The Hyoid Bone

The Hyoid bone is named from its resemblance to the Greek upsilon; it is also called the lingual bone, because it supports the tongue and gives attachment to its numerous muscles. It is a bony arch, shaped like a horseshoe, and consisting of five segments, a body, two greater cornua, and two lesser cornua. It is suspended from the tip of the styloid processes of the temporal bone by ligmentous bonds, the style hyoid ligaments.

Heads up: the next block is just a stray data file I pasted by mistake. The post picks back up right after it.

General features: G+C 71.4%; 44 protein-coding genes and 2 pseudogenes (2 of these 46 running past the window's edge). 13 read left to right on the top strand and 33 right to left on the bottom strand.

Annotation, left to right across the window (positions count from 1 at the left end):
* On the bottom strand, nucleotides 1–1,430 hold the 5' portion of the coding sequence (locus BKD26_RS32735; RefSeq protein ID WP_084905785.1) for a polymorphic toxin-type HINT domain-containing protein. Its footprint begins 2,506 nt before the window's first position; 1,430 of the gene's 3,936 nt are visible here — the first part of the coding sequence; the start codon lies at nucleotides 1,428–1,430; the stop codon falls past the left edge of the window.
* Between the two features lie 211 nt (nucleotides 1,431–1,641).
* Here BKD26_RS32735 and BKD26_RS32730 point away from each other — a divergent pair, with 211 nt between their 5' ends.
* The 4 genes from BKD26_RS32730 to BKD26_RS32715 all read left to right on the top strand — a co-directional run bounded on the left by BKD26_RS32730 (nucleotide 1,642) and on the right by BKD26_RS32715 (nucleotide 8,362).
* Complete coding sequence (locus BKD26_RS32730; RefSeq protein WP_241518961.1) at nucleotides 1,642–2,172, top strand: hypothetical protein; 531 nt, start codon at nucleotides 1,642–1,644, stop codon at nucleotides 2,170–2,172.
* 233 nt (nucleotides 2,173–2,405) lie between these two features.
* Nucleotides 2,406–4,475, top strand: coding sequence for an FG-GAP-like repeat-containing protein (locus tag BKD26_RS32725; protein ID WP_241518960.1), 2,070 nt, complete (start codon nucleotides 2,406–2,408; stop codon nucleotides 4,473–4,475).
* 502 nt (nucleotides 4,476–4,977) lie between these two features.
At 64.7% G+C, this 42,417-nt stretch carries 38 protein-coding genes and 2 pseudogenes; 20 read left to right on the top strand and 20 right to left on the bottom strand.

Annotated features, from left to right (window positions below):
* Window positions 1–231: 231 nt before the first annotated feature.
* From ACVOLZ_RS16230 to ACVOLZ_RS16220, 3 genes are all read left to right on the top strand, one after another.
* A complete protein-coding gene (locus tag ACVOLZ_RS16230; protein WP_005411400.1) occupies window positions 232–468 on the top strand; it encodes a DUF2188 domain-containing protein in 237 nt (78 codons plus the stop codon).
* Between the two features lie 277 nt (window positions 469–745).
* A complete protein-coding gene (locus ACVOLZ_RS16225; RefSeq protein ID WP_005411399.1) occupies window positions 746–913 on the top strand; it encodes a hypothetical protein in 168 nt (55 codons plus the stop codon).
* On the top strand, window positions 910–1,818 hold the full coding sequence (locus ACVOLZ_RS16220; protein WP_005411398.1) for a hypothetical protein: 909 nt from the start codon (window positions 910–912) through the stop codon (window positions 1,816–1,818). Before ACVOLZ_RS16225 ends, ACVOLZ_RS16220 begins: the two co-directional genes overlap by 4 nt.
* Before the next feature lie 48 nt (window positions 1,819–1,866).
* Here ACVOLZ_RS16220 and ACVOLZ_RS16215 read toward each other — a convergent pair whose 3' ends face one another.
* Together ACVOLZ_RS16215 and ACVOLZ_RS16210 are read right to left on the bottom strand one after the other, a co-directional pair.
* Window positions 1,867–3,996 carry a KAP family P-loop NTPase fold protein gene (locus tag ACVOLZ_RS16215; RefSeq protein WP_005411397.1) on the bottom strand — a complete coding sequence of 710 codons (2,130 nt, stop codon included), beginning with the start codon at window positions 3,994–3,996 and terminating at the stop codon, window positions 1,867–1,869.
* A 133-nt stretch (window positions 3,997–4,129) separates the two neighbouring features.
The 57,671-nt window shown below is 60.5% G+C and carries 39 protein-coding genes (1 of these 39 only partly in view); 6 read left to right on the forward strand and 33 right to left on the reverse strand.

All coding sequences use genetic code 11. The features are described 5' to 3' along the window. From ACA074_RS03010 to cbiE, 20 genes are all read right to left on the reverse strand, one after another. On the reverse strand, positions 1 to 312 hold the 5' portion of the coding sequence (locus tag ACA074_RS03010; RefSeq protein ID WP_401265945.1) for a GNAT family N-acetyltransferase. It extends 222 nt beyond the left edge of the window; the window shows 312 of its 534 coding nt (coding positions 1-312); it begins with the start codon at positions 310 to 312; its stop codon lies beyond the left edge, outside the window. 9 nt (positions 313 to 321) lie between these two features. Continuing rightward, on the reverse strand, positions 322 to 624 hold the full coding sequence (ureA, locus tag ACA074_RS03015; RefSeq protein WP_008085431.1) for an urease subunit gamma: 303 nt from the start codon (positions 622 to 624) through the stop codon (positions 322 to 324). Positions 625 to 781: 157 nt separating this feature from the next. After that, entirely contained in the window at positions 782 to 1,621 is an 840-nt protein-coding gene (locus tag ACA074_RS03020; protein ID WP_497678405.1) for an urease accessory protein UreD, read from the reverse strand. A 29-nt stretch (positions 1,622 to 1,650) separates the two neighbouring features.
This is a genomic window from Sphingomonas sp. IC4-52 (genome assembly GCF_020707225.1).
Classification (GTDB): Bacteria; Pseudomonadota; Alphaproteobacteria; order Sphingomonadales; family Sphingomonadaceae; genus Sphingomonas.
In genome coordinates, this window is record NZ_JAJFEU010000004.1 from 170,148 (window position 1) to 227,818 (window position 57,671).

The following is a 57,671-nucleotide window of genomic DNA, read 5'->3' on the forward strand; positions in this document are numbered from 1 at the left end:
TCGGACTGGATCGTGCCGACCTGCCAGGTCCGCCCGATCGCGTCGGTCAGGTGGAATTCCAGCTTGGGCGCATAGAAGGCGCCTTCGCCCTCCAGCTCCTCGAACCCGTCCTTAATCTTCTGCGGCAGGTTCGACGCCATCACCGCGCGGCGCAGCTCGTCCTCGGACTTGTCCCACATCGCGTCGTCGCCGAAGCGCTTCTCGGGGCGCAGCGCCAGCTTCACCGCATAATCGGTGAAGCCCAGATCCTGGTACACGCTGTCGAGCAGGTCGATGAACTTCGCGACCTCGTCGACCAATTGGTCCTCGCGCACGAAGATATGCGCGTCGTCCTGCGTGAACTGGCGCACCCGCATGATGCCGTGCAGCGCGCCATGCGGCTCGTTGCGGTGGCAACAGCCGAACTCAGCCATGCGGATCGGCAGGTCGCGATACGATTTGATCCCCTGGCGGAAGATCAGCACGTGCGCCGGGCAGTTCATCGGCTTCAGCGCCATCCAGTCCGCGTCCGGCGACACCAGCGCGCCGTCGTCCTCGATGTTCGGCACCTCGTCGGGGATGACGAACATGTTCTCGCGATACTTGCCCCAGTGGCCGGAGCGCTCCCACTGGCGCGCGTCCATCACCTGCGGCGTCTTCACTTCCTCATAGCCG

The body (basi hyal) forms the central part of the bone, and is of a quadric-lateral form; its anterior surface, convex, directed forward and upward, and is crossed at right angles by a horizontal ridge, so that this surface is divided into four spaces or depressions. At the point of meeting of these two lines is a prominent elevation, the tuberele. The portion above the horizontal ridge is directed upward, and is sometimes described as the superior border. The anterior surface gives attachment to the Genio-hyoid in the greater part of its extent; above, to the Genio-hyo-glossus; below, to the Mylo-hyoid, Styly-hyoid, and sponeurosis of the Digastric (suprahyoid spontaneurosis); and between these to part of the Hyo-glossus. The posterior surface is smooth, concave, directed backward and downward, and separated from the epiglottis by the thyro-hyoid membrane and by a quantity of loose areolar tissue. The superior border is rounded, and gives attachment to the thyroid membrane, part of the Genio-hyo-glossi and Chondro-glossi muscles. The inferior border gives attachment, in front, to the Sterno-hyoid; behind, to the Omo hyoid and to part of the Thyro-hyoid at its junetion with the great cornu. It also gives attachment to the Lavatore glandule thyroidere when this muscle is present. The lateral surfaces after middle life are joined to the greater cornua. In early life they are connected to the cornua by eartilaginous surfaces, and held together by ligaments, and occasionally a synovial membrane is found between them.

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